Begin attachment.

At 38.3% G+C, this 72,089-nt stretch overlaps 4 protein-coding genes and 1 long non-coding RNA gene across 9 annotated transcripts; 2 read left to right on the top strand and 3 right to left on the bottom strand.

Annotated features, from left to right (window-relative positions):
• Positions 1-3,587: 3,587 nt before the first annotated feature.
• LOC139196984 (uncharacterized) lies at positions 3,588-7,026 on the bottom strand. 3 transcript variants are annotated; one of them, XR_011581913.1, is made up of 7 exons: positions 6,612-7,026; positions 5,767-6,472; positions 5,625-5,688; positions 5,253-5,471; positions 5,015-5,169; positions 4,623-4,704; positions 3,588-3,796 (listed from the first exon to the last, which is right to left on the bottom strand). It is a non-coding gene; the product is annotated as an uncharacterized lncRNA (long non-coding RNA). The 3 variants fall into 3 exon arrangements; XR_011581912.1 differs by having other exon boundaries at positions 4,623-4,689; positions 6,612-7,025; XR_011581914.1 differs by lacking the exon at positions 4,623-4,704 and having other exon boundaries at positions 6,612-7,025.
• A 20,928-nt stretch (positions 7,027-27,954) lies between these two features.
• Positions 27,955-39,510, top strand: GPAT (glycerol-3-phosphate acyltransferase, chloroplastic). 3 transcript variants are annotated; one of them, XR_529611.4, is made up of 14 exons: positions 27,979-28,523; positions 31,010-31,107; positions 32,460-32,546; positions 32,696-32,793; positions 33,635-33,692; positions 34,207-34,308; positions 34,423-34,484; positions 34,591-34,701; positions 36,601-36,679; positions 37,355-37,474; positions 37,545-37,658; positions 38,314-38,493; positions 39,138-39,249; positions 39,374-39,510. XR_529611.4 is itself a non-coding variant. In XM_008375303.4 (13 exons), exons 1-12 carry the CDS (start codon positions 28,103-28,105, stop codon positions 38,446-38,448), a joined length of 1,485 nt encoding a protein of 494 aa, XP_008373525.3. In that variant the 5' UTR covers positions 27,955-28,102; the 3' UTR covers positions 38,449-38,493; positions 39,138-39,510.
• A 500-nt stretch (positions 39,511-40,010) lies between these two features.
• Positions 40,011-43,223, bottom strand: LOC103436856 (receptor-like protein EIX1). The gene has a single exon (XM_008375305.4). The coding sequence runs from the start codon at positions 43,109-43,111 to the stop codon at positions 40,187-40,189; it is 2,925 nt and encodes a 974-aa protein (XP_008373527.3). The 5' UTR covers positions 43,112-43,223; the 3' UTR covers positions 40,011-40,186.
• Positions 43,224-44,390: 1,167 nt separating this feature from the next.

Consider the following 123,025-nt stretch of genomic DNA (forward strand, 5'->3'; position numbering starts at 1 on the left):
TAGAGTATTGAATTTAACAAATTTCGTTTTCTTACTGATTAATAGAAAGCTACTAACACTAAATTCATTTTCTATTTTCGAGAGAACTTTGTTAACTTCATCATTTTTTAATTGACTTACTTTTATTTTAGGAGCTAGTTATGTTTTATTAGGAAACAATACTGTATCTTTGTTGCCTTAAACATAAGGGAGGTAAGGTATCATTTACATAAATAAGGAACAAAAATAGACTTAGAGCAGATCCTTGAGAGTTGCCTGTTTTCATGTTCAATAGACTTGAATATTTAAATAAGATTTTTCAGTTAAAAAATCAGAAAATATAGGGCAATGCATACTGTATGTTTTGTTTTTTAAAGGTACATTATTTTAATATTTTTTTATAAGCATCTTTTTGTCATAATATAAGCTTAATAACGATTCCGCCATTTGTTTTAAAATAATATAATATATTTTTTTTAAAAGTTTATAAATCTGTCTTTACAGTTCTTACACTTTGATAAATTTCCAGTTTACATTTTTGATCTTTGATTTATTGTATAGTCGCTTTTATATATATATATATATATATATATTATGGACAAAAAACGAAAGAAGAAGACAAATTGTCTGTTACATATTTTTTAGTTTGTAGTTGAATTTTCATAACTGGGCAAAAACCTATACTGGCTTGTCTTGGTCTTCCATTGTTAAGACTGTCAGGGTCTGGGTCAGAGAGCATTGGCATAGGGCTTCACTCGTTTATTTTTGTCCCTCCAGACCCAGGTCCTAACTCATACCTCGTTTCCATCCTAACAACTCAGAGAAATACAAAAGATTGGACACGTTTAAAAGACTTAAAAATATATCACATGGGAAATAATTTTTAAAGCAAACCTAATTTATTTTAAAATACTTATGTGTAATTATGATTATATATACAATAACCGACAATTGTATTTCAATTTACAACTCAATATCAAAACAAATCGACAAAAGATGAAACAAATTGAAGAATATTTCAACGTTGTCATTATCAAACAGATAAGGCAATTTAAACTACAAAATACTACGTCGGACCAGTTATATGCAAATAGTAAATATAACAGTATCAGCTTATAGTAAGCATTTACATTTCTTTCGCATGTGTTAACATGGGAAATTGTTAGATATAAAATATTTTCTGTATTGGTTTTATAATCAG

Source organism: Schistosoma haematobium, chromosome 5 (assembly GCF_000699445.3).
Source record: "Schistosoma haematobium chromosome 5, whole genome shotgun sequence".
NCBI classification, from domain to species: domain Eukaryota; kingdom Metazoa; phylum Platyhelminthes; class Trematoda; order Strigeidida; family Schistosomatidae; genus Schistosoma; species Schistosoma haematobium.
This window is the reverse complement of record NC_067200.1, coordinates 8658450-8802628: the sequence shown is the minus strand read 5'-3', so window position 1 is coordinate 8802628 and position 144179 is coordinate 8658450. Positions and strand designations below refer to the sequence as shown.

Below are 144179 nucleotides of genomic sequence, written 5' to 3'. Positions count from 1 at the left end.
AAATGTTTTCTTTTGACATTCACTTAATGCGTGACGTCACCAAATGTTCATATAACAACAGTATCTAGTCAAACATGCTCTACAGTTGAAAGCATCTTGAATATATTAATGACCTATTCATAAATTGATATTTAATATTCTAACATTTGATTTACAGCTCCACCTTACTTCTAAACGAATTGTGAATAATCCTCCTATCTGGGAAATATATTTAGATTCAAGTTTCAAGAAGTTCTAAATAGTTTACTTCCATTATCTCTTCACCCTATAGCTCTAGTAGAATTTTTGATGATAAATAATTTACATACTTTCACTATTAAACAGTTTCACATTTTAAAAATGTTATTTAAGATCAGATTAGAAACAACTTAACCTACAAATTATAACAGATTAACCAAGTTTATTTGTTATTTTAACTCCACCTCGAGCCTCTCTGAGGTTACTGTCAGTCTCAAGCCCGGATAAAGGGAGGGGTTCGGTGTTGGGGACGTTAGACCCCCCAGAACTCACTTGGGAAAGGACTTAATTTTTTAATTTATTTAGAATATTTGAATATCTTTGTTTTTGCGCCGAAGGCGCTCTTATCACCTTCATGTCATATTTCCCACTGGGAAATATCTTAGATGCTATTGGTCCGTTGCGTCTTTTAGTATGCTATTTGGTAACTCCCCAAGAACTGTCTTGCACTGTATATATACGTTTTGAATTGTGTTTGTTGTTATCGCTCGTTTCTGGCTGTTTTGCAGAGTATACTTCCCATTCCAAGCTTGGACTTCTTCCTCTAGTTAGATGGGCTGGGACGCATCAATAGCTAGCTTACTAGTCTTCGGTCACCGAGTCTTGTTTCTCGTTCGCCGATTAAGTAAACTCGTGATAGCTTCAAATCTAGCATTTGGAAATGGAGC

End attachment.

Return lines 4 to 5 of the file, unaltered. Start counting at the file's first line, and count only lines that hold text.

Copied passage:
• LOC139196984 (uncharacterized) lies at positions 3,588-7,026 on the bottom strand. 3 transcript variants are annotated; one of them, XR_011581913.1, is made up of 7 exons: positions 6,612-7,026; positions 5,767-6,472; positions 5,625-5,688; positions 5,253-5,471; positions 5,015-5,169; positions 4,623-4,704; positions 3,588-3,796 (listed from the first exon to the last, which is right to left on the bottom strand). It is a non-coding gene; the product is annotated as an uncharacterized lncRNA (long non-coding RNA). The 3 variants fall into 3 exon arrangements; XR_011581912.1 differs by having other exon boundaries at positions 4,623-4,689; positions 6,612-7,025; XR_011581914.1 differs by lacking the exon at positions 4,623-4,704 and having other exon boundaries at positions 6,612-7,025.
• A 20,928-nt stretch (positions 7,027-27,954) lies between these two features.